Microsoft’s Xbox One console hasn’t changed much since its introduction two years ago. It’s still a big black set-top box that will dominate your living room, but Microsoft has a new, slightly more powerful version available this month. The Xbox One Elite console switches out the traditional 512GB of HDD space for a 1TB solid state hybrid drive, alongside a new Xbox One Elite Controller. I’ve been using an Elite console for the past couple of weeks to answer one very simple question: is it worth the extra $150?
The very basics of the console are similar to any standard Xbox One. It looks the same, aside from a matte finish instead of a glossy one, and all the ports are identical. Microsoft is bundling a standard headset in the box, a braided USB cable, and the new elite controller. I’m surprised there’s no stereo headset included in the bundle, but the real big addition is the controller.
The console itself looks the same as any Xbox One
The Elite controller is clearly designed for players who spend dozens of hours a week on their favorite games. It’s been a game changer (ba dum tsh) for me personally. If you’re used to custom controllers like Scuf, then you’ve not been missing out on the world of controller customizations, but Microsoft’s changes are all official and a little bit sleeker. The thumbsticks feel a lot better than the regular Xbox One controller, and the textured grips made the controller slide around a lot less in my hands. I’ve had issues with my regular controller thumbsticks feeling a little sticky at times, but the Elite ones feel very smooth and precise thanks to their metal construction.
You can also change the sensitivity of the joysticks and trigger buttons, and there are four removable paddles where your fingers usually rest that can be mapped to buttons. I’ve found that having four paddles is too many for most titles, but one or two definitely gives you a slight advantage in PvP games. I’ve mapped one paddle to jump, which means I never have to move my thumbs away from the thumbsticks when I’m hopping around in Call of Duty or Destiny. In games like Forza, the paddles operate your gears and clutch if you turn on manual transmissions, and it makes driving games a lot more fun using just a controller.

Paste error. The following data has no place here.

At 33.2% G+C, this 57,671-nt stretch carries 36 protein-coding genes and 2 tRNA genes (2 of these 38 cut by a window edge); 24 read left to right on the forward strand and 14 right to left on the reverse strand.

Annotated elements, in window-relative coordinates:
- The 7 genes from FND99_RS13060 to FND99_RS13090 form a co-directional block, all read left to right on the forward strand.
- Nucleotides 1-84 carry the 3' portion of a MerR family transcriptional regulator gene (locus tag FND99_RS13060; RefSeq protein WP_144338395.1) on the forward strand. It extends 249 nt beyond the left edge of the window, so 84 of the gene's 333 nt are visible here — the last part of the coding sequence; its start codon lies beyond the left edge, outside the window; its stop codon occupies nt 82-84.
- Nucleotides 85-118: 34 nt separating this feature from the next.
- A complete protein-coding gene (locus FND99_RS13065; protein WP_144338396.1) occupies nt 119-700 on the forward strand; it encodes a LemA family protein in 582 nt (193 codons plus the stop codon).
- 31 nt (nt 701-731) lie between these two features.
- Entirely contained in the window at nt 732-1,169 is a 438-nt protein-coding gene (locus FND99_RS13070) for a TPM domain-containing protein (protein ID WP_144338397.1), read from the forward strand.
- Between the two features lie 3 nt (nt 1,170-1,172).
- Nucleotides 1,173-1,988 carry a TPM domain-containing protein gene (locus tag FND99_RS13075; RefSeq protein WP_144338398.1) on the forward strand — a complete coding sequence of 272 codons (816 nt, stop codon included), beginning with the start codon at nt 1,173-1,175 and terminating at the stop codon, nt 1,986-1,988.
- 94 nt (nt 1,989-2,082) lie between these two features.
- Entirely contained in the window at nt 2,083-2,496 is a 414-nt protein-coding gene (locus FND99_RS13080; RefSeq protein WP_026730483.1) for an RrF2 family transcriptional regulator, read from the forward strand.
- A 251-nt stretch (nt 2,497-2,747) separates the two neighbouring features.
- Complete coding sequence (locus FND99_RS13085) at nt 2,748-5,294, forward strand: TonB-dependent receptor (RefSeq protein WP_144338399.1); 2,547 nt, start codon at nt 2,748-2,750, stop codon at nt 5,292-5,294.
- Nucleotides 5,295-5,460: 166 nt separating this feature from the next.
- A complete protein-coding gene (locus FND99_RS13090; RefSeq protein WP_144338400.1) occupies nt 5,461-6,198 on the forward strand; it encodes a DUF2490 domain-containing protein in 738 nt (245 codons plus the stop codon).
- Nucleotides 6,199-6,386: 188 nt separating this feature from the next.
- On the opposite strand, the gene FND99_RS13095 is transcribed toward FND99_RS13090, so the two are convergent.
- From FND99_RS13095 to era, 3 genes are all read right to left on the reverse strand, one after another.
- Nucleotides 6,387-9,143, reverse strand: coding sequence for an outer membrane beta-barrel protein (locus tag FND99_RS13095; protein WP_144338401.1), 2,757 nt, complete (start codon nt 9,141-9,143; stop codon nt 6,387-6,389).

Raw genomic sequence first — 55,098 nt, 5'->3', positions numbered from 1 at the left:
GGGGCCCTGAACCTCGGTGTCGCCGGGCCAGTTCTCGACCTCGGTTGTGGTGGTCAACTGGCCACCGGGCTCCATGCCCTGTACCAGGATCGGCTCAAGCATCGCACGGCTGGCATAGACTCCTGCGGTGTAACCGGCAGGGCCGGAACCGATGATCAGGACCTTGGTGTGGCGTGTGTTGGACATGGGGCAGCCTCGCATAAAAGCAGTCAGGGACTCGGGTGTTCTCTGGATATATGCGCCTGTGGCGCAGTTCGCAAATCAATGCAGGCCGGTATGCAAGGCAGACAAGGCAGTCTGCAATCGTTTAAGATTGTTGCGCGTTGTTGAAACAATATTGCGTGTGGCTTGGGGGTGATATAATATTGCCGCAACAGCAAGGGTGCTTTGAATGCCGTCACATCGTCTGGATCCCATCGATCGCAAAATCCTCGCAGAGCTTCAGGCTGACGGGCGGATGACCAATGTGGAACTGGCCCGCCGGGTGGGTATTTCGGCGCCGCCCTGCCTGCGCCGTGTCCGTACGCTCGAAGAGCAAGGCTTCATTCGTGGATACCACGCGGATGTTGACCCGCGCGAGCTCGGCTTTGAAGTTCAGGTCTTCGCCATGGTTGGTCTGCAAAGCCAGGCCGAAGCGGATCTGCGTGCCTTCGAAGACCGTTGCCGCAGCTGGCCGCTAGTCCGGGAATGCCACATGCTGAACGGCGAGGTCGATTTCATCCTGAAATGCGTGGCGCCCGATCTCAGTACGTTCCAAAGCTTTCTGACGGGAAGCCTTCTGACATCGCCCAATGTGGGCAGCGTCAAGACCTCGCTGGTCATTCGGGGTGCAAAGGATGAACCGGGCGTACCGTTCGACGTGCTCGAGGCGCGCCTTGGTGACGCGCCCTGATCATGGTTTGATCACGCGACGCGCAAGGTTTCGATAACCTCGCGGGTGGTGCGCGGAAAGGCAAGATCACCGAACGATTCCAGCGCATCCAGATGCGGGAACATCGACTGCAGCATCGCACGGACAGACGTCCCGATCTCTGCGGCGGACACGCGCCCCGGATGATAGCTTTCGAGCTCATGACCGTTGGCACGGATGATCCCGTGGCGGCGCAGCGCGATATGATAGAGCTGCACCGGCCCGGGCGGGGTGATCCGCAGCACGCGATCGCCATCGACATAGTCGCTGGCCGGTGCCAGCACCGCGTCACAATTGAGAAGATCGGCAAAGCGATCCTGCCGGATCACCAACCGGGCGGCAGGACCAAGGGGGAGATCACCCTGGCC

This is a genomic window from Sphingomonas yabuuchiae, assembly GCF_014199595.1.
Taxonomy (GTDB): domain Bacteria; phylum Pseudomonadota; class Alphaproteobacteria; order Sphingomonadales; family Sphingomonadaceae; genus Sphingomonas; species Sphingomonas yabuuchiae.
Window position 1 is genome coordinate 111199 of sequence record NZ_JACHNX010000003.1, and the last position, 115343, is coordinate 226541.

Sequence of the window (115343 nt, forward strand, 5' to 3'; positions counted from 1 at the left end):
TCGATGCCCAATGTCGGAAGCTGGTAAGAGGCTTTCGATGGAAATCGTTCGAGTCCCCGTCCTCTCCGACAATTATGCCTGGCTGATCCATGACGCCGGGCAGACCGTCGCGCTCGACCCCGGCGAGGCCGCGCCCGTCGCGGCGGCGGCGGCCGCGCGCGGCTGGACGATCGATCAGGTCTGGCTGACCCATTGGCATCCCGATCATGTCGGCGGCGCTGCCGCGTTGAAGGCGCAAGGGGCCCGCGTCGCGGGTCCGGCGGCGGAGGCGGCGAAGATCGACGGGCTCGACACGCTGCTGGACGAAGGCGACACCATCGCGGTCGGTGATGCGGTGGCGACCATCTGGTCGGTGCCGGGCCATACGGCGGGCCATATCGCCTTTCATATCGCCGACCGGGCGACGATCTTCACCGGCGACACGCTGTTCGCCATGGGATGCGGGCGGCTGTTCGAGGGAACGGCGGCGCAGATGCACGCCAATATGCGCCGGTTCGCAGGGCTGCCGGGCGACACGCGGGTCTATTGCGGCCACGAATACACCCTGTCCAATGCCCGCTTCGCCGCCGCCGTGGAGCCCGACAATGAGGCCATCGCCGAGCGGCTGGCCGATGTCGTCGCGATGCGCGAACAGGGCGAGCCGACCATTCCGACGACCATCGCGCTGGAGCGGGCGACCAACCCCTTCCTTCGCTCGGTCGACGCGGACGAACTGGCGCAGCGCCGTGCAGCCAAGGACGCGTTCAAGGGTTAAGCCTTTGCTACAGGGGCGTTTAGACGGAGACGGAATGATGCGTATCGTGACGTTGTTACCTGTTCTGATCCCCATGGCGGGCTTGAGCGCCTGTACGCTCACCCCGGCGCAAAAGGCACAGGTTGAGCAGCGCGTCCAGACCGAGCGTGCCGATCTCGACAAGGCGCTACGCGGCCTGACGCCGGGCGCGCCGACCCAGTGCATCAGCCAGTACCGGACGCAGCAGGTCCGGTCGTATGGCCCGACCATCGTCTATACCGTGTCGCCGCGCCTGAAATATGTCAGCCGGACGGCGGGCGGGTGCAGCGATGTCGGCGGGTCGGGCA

While the controller is certainly the big highlight of this bundle, the 1TB solid state hybrid drive is an interesting addition. The extra space is essential thanks to the sheer size of titles these days, but this drive is also designed to speed things up. Microsoft claims the Xbox One Elite console boots up 20 percent quicker from standby, and I’ve certainly noticed it’s faster than my regular console. In fact, the Elite is usually ready before my TV has resumed from standby. I honestly don’t care about the extra couple of seconds, but speed improvements can also be found elsewhere.
I’ve noticed that frequently used apps load faster with the Elite console, and games resume quicker when you’re bringing them out of standby. If you use an Xbox One regularly, you’ll notice the slight improvements, but these aren’t major speed improvements overall. Most of the big speed changes come with Microsoft’s new Xbox One dashboard, with a guide that provides quicker access to friends, party, messages, and notifications. Those are most of the features I use on a daily basis with my Xbox One, but it’s great to have games reliably and quickly resume from standby.
A hybrid drive provides a boost to load times
Microsoft is using a hybrid drive in the Xbox One Elite console, and it’s something the company has been promoting since the days of Windows Vista. Most laptops use full solid state drives these days, but hybrids were always designed to boot your PC quicker and cache regularly used files from the hard drive. That seems to be how the Xbox One Elite is functioning, and it’s understandable since it’s all powered by Windows 10.
So, should you spend an extra $150 on an Xbox One Elite? If you’re buying your first Xbox One and you’re going to be using it regularly then it’s absolutely worth the extra cash. The controller by itself is $150, so if you’re even considering it, then the full Elite console bundle is the way to go. If you already own an Xbox One, then it’s less of a must-buy. I use my Xbox One daily for TV, movies, games, and apps, but if you don’t use it often, then you won’t really notice the speed improvements and extra space. That said, Black Friday is approaching and Microsoft already has an Elite deal lined up for $449 instead of the regular $499 price, so if you’re tempted by the controller and HDD space upgrade, then now might be time to buy yourself an early Christmas present.
The Xbox One Elite Console is now available.
Verge Video: Hands-on with the Xbox One Elite controller